"Well maybe it is, but I tell you what, if we become the first generation to not pass on Barton Springs to our children, they'll think we're crazy and they'll be a lot madder than anyone here tonight." He suggests a task force of various government and community representatives to look at solutions to the road's economic and environmental threats, but despite Reynolds' insistence, won't revoke his idea to close half the road. Gus Garcia, the swing vote, takes center stage. He likes the idea of removing only two lanes. The audience murmurs with displeasure. Garcia suggests shelving the lane removal and task force ideas for now, and having the city manager study the problem. Todd, Reynolds, and Eric Mitchell, who are having the time of their lives, vote no -- they want to force a vote now, up or down -- but the motion passes, and the crowd erupts with a booing and hissing avalanche.
No one can really blame the less-than-progressive minority councilmembers for relishing the moment. Todd, Reynolds, and Mitchell have spent countless Thursdays enduring the taunts of the masses, and for once, the tables were turned, and revenge was in the air. The very folks in Southwest Austin whom Slusher spent years pissing off with his endless talk about the proliferation of MUDs, the need for S.O.S., and the vulnerability of Barton Creek, showed no mercy in their attempt to burn Slusher at the stake. Reynolds looked like he might weep with joy.
Meanwhile, how does S.O.S. defender Bill Bunch feel about Slusher's retreat on one of his promised environmental initiatives? "I would have preferred that he stayed the course," Bunch says. "But I understand that without the votes, it's useless to push forward."
To understand what the council did Thursday, taking the first step in
showering six Austin corporations with a $32 million electric rate giveaway, it
helps to picture a certain scene from an I Love Lucy episode. For five
cents, Lucy is selling mayonnaise that cost her six cents. Asked how she'll
make a profit, she answers: "Volume!"
FAIR's Still There
Councilmembers Goodman, Todd, Reynolds, and Mitchell, all played Lucy last week. If they hang together for two more votes, and if the four (Un)FAIR (Federation of Austin's Industrial Ratepayers) members -- AMD, Motorola, Texas Instruments, and IBM -- accept their terms, the Electric Utility Department will have to sell a hell of a lot of electricity to turn a buck. That's because, as reported last week, the corporations, under the deal, may be paying only two-thirds of what it costs the city to produce electricity. So the logic of the council approving the reduction, which returns today for second approval, is hard to figure. But, then, some things just can't be explained at council meetings.
The approved reduction takes the corporations' rates from 4.5cents a kilowatt hour to 4.2cents (residents pay 7.4cents), saving the Selfish Six (in addition to the four FAIR members, Seton Hospital and Applied Materials also get the break as members of the same industrial ratepayer class) about $4.2 million each a year. In exchange, the corporations, as represented by FAIR, had promised six years of fidelity to the EUD, in the event that the Lege deregulates the electric utility industry and competitors offer lower deals. Goodman was in charge here, because she was the swing vote -- Todd, Reynolds, and Mitchell were the definite "yes" votes. She says the EUD needs the $40 million-plus a year in revenue the Selfish Six provides, in order to pay off the utility's weighty debt. But she was torn -- she usually favors the little man, and the EUD deal promises otherwise: Residential ratepayers will probably have to make up the difference somewhere.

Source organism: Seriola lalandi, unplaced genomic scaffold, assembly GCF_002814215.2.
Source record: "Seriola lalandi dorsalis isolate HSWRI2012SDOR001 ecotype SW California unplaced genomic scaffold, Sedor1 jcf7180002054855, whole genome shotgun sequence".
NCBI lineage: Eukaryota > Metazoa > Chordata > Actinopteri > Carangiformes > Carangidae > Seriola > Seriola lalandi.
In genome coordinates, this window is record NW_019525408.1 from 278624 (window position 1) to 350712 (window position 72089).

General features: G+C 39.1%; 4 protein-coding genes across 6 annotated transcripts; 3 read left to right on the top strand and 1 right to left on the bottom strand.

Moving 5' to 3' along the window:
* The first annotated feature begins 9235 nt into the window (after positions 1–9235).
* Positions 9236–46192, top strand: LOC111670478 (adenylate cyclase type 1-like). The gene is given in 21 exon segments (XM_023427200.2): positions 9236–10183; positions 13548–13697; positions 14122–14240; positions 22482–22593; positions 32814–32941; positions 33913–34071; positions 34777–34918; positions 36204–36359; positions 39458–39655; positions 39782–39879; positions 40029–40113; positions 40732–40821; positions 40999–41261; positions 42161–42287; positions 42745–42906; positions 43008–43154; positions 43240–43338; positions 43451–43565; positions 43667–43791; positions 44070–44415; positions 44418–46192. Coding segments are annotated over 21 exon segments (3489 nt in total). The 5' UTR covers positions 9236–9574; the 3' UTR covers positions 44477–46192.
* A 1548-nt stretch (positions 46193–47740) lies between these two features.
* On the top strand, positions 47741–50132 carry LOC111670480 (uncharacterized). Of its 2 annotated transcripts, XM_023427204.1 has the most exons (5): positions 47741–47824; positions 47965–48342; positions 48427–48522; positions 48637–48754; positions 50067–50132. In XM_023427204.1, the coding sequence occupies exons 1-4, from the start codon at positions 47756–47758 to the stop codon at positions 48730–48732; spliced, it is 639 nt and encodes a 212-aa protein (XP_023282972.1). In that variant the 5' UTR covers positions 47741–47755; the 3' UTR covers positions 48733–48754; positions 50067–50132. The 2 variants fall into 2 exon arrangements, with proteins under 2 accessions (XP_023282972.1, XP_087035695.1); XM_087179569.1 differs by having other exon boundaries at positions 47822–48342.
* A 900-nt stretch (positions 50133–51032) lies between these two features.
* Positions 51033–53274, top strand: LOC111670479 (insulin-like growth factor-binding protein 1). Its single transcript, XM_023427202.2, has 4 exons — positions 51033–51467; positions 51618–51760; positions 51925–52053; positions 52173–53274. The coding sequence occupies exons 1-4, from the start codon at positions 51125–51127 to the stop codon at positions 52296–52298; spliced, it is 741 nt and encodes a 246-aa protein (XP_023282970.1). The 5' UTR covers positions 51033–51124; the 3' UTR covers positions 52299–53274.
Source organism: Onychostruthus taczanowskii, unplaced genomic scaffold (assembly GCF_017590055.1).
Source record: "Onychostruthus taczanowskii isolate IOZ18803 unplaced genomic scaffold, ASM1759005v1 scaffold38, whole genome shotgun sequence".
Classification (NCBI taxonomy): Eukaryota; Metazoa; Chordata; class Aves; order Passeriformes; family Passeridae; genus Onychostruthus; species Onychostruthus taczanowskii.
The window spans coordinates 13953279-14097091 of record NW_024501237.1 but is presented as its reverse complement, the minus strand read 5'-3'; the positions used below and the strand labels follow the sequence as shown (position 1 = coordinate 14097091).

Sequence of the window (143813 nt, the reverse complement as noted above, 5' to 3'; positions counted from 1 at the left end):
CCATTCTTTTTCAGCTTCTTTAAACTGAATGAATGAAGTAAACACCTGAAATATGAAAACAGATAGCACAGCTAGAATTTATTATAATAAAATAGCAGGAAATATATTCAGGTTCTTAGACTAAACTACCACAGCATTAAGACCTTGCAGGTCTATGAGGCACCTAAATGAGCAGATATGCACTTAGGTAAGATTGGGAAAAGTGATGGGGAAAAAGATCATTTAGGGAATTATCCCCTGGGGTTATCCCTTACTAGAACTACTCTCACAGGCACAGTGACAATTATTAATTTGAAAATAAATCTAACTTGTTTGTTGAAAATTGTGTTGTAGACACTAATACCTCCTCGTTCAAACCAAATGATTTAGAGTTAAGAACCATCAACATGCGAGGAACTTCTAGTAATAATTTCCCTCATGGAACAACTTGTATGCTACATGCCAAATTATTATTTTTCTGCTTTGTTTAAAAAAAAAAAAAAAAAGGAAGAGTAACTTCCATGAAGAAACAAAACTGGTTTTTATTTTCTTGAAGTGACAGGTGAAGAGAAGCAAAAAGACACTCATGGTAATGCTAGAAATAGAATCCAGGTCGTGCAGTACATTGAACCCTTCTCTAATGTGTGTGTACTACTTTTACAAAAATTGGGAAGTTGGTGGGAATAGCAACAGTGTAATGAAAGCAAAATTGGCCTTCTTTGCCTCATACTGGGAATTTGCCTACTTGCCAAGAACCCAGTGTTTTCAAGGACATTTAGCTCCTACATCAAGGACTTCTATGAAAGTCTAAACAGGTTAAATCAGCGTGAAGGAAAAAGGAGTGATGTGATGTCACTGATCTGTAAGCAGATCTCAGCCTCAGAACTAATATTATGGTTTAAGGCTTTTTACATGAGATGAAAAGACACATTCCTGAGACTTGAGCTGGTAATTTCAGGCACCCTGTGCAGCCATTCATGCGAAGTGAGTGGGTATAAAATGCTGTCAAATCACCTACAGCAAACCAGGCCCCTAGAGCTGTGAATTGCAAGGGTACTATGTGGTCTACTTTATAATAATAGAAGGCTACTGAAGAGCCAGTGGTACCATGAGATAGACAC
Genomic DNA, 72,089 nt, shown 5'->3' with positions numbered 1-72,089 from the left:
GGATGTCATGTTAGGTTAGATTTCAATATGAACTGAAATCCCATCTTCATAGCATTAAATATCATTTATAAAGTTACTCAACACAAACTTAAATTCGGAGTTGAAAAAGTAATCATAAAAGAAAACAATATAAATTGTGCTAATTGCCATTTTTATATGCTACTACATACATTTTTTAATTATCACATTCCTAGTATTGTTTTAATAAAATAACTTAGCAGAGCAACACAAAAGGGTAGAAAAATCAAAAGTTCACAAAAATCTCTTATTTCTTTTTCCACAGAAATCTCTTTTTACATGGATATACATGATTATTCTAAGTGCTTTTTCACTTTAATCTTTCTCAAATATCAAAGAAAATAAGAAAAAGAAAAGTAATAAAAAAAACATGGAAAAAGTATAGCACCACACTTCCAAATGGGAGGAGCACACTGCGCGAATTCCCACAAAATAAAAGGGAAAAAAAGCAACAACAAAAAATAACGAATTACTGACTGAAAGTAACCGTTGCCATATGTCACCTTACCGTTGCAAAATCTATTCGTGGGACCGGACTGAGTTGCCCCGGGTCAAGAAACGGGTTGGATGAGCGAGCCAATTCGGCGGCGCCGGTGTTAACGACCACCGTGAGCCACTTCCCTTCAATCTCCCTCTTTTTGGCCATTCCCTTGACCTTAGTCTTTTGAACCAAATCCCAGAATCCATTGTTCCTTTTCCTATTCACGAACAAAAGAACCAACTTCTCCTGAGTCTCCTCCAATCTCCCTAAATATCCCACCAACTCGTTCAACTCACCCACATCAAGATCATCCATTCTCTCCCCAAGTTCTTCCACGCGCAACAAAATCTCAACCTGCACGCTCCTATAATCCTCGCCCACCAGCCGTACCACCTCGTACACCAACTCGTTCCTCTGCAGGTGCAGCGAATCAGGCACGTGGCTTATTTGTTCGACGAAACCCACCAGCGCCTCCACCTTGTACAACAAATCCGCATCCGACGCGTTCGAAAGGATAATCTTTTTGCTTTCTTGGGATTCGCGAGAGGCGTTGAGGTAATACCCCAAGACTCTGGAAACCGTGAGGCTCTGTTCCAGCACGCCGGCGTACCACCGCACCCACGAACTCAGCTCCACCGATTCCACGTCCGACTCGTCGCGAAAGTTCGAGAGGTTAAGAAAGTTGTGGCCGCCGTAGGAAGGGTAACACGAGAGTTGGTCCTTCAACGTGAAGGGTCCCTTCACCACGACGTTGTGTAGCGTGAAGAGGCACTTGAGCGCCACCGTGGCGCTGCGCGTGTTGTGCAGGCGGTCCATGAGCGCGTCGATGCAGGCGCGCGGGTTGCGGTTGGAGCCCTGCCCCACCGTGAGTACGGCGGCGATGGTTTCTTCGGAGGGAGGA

So Goodman wanted to get all she could out of the corporations. Since the industry isn't expected to deregulate until at least 1999, and the deal would kick in ASAP, she didn't think it would be a big deal if she asked the companies to stay on an extra two years. They are, after all, good corporate citizens. And they would, after all, still get the reduction -- $8.2 million -- for those two years they couldn't leave the EUD anyway. But FAIR rep Alan Holman said nope, no way, one extra year only: "We'd just as soon call it off and go home." Goodman played their bluff and went ahead with her proposal. Slusher, Garcia, and Griffith still feared that the decision was premature, in light of the fact that most scenarios put deregulation at least two years away. But their four colleagues approved Goodman's plan anyway, and FAIR hasn't walked out yet. Citizen representative, attorney W. Scott McCollough, opposed Goodman's proposal, but says, "We're moving in the direction of reasonableness. It's still a loser, but it's better than what we had before."